23 November 2011
KRABI, Thailand – The young parliamentarians who gathered here recently at an international conference on sexual and reproductive health rights agreed to strengthen their work on these issues when they returned home.
“As parliamentarians, you play a crucial role in bridging the gap between the people and the government,” said Safiye Çağar, UNFPA’s Director of Information and External Relations, who opened the Nov. 15-16 meeting for Members of Parliament (MPs) under 35. Ms. Çağar emphasized the importance of their work since the International Conference on Population and Development (ICPD) in Cairo in 1994, where 179 countries recognized sexual and reproductive health as a human right.
“Since that time, national parliaments have reordered population and development policy priorities and passed laws at national and subnational levels to protect, uphold and promote reproductive rights, gender equality, youth-friendly information, counselling and reproductive health care,” Ms. Çağar said.
|Young parliamentarians meeting in Thailand, focused on sexual and reproductive health rights.|
People 15 to 24 years old make up about 43 per cent of the world’s population, yet they face limited resources and confront such major challenges as getting an education, finding jobs and securing access to health care. Yet their energy and vision are essential for a vibrant society, and young MPs have an extraordinary ability through their legislature to mobilize these young people to create transformational change.
“I would like to challenge the perception that Parliament is a place only for old people and prove the case that young parliamentarians can make a difference,” said Moses Kunkuyu Kalonga Shawa, an MP from Malawi. “I believe I can make a difference on the ICPD agenda by working with my constituencies, educating young people and pushing for civic education and youth involvement in decision-making processes.”
The meeting, which was organized by UNFPA and the Asian Forum of Parliamentarians on Population and Development (AFPPD), was designed to deepen young MPs’ understanding and commitment to the 1994 Cairo conference and to bring them together to exchange perspectives and experiences from their own countries.
The 30 who attended showed passion and enthusiasm for their work as well as for sexual and reproductive health issues. They agreed that their young age was a clear advantage in their political roles and that workshops like these were important for what they do.
|Hon. Ms. Rathika Sitsabaiesan, an MP from Canada.|
“It feels like you’re alone in the world as a young MP, even in Canada where there are so many young MPs,” said Rathika Sitsabaiesan, who holds that office there. “It’s good to know we’re not isolated. The interesting thing is that we’re all facing similar issues and similar challenges, whether we come from the city or from rural areas or from different parts of the world.”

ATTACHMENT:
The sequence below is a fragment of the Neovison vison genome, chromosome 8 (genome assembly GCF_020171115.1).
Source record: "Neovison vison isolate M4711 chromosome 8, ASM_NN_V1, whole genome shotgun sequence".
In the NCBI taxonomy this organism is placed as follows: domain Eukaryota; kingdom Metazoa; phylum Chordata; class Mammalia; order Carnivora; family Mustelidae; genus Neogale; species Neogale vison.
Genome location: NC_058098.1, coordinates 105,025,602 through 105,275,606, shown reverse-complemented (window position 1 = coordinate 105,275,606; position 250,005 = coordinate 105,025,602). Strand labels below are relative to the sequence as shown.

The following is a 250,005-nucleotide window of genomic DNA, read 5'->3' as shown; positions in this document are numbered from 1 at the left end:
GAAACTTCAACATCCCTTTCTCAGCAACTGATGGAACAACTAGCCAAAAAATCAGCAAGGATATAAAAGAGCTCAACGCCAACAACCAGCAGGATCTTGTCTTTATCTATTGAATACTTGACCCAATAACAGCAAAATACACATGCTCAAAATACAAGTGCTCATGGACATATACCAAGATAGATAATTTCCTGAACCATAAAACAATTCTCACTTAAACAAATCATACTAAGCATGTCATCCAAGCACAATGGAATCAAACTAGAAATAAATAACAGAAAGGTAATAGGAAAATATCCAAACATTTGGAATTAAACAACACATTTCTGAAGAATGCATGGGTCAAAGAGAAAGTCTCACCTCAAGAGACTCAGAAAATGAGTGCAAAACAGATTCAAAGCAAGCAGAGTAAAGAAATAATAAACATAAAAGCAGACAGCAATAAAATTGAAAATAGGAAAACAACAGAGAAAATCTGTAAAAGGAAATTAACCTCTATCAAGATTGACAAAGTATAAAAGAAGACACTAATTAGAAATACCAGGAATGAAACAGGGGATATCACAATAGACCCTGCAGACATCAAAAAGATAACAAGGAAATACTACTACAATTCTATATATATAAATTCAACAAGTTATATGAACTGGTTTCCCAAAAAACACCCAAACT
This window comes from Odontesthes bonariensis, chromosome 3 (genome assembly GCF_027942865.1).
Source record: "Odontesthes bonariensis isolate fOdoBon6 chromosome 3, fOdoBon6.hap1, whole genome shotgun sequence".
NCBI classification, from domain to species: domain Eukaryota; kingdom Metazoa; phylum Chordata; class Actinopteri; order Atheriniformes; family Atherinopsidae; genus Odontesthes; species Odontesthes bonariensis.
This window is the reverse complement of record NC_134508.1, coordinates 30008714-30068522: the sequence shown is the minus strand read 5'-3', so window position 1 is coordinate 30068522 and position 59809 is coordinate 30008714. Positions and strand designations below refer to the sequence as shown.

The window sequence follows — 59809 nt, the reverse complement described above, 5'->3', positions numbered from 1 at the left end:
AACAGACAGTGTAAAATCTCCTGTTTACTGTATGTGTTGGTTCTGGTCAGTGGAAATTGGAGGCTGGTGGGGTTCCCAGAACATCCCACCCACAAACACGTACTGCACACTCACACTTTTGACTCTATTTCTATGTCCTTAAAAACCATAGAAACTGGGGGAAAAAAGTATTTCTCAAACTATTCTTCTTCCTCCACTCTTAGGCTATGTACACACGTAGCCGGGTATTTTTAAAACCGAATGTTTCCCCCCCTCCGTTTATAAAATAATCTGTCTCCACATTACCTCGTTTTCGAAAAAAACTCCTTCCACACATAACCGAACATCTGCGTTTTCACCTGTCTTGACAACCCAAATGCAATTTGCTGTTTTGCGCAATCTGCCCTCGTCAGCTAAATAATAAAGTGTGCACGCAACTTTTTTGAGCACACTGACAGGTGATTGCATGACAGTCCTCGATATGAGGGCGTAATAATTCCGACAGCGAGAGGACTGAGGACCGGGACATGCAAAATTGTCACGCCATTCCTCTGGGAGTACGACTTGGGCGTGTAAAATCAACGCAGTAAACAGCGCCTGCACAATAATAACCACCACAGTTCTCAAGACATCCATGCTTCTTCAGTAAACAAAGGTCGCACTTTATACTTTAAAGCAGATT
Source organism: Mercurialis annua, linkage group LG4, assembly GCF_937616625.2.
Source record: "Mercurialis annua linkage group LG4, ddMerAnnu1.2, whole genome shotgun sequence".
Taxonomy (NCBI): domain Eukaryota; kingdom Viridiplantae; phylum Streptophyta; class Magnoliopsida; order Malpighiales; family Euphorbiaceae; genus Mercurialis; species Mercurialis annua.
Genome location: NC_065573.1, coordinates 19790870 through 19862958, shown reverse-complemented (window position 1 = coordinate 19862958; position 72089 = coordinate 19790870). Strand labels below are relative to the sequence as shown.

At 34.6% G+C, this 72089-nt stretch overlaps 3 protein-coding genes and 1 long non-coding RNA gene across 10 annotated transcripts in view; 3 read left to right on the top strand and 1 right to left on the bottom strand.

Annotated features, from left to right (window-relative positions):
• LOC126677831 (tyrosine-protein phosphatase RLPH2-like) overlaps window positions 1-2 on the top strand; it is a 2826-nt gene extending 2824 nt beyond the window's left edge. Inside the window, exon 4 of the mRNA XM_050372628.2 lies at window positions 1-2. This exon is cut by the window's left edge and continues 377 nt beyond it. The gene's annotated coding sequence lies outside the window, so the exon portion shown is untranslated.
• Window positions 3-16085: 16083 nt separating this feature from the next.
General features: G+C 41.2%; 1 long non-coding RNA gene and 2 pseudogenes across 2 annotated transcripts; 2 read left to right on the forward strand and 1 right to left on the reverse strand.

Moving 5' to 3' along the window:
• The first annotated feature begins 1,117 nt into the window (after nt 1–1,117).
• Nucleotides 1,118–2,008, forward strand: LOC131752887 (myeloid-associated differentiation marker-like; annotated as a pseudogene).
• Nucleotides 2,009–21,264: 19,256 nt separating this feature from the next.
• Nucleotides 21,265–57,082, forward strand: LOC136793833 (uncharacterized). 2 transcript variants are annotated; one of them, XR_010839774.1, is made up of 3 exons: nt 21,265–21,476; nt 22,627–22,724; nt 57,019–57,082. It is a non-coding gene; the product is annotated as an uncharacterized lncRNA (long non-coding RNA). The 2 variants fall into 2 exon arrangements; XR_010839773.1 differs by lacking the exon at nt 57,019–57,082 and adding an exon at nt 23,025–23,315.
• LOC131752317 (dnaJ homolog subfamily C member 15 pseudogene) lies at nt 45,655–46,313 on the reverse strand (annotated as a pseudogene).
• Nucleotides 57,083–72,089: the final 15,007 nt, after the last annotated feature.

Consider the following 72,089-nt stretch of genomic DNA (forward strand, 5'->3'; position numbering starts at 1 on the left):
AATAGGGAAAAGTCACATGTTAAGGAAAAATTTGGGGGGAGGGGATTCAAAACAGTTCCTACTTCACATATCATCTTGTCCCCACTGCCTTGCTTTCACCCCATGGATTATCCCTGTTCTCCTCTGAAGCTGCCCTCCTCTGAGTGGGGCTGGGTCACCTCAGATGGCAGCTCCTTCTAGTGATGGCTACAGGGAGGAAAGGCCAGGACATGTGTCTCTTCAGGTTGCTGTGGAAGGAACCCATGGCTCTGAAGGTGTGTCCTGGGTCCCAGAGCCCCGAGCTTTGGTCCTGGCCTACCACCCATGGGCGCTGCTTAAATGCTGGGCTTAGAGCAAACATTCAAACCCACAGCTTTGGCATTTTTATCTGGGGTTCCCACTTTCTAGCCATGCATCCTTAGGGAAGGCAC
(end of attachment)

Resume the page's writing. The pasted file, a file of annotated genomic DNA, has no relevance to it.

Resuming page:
The MPs confirmed that more young people are needed in politics and that not enough women are represented on parliamentary benches. The meeting ended with commitments to take rapid action on such matters as promoting reproductive health issues in the media to advocating for better policies and greater resources from their governments.
The meeting also helped gear up the MPs for the IPCI/IPCD conference in May 2012 in Istanbul.
At the end of the Dialogue Young Parliamentarians issued statement titled 'Parliamentary Actions', in which they committed for actions to focus on issues such as sexual and reproductive health rights of young people. Here is the text:
Global Young Parliamentarians call for Action
A. ADVOCACY ACTIONS
Ø Reach out to the media (in whatever relevant modalities e.g. press conference, public speeches, audio-visual/ print interviews, etc.) and interest them in the population issues of interest to your context such as gender imbalances, availability of SRH services, girls education, women's empowerment,
Ø Find ways to refer back to your constituencies with the materials, thoughts and discussions you have had during this meeting
Ø Feel free to use UNFPA and other UN or relevant regional forum services available in your country for the sake of gathering relevant country specific materials and for support for consultancies and analysis required or even organizing similar events
Ø Use facts and statistics to write an op-ed article in your main newspaper or newsmagazine
Medium to Long Term (towards the May 2012 IPCI/ICPD Conference)
Ø Work through (or if non-existent form, or advocate to form) Parliamentary groups with focus on RH, gender and population and development issues of relevance to your country or constituency and consider advocacy, policy and programme formulation on how to address most pressing issues
Ø Work to see to it that such a group drives towards adopting a plan of action within Parliament, at the national or sub-national level as the case may
B. POLICY ACTIONS
Ø Work towards increasing girls' education in society, and women's participation in politics.
Ø Work towards removing gender biased harmful practices
Ø Work towards ensuring that national and sub-national public budgets are gender sensitive and that a specific percentage is dedicated to benefit girls and women in particular together with all social groups that are at a disadvantage
Ø Work towards ensuring a greater and committed involvement of men in reproductive health and gender issues.
Ø Work towards ensuring a greater commitment to population and development issues at the advocacy, policy and programme levels
Ø Support policy formulation that ensure young people's access to RH information, counselling and services in various settings (in-school and out of school)
Ø Promote increased allocation of domestic resources in order to reduce maternal deaths and meet the unmet needs in family planning
Ø Engage human rights commission to deal with these programmes.